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Deep Vein Thrombosis and Pulmonary Embolism

In 2009 the Department of Health in England estimated that every year there were 25,000 preventable deaths from pulmonary embolism in English Hospitals.

Pulmonary Embolism is a blockage in the main artery of the lung by a substance that has migrated from elsewhere in the body. Very commonly this is following a deep venous thrombosis (DVT), where a clot forms in the leg. The pulmonary embolism occurs when the clot breaks off and travels up to the lungs.

There are well recognised risk factors for development of a DVT and several ways of assessing a patient's risk factors for DVT. One such risk factor is immobility and hence those who are bed ridden in hospital due to surgery must be carefully assessed for DVT. This is especially the case following orthopaedic surgery, such as knee or hip replacements.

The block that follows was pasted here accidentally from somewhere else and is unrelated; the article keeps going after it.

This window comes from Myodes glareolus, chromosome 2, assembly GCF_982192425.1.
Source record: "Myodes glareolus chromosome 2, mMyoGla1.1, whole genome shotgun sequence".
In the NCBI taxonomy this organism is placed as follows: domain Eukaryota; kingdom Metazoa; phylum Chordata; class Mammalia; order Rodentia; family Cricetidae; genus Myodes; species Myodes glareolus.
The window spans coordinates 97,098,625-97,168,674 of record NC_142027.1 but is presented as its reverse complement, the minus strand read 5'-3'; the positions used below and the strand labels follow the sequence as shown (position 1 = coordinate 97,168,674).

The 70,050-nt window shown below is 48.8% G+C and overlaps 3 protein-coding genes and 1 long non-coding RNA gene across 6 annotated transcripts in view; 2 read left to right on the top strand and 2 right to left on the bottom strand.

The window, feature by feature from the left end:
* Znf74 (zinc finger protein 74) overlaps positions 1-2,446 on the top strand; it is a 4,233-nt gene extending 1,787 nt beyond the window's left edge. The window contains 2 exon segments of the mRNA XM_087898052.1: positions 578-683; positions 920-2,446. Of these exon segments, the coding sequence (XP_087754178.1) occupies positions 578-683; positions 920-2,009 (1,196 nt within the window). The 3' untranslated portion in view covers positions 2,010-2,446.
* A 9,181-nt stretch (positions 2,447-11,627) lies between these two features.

If a DVT goes unrecognised and undiagnosed a pulmonary embolism can be the result.

The reason so many of the deaths were deemed to be preventable is because the treatment is usually simple. Patients' risk factors can be checked through a standardised test and anticoagulant medication, such as heparin, can be administered. If treatment is not administered, it is estimated that 26% of patients who suffer a pulmonary embolism will die.

Occasionally pulmonary embolism suffered in hospital could have been prevented with the provision of reasonable medical treatment. If you or someone you know has suffered a pulmonary embolism as a result of possible negligence contact one of our expert team to discuss your options for a claim.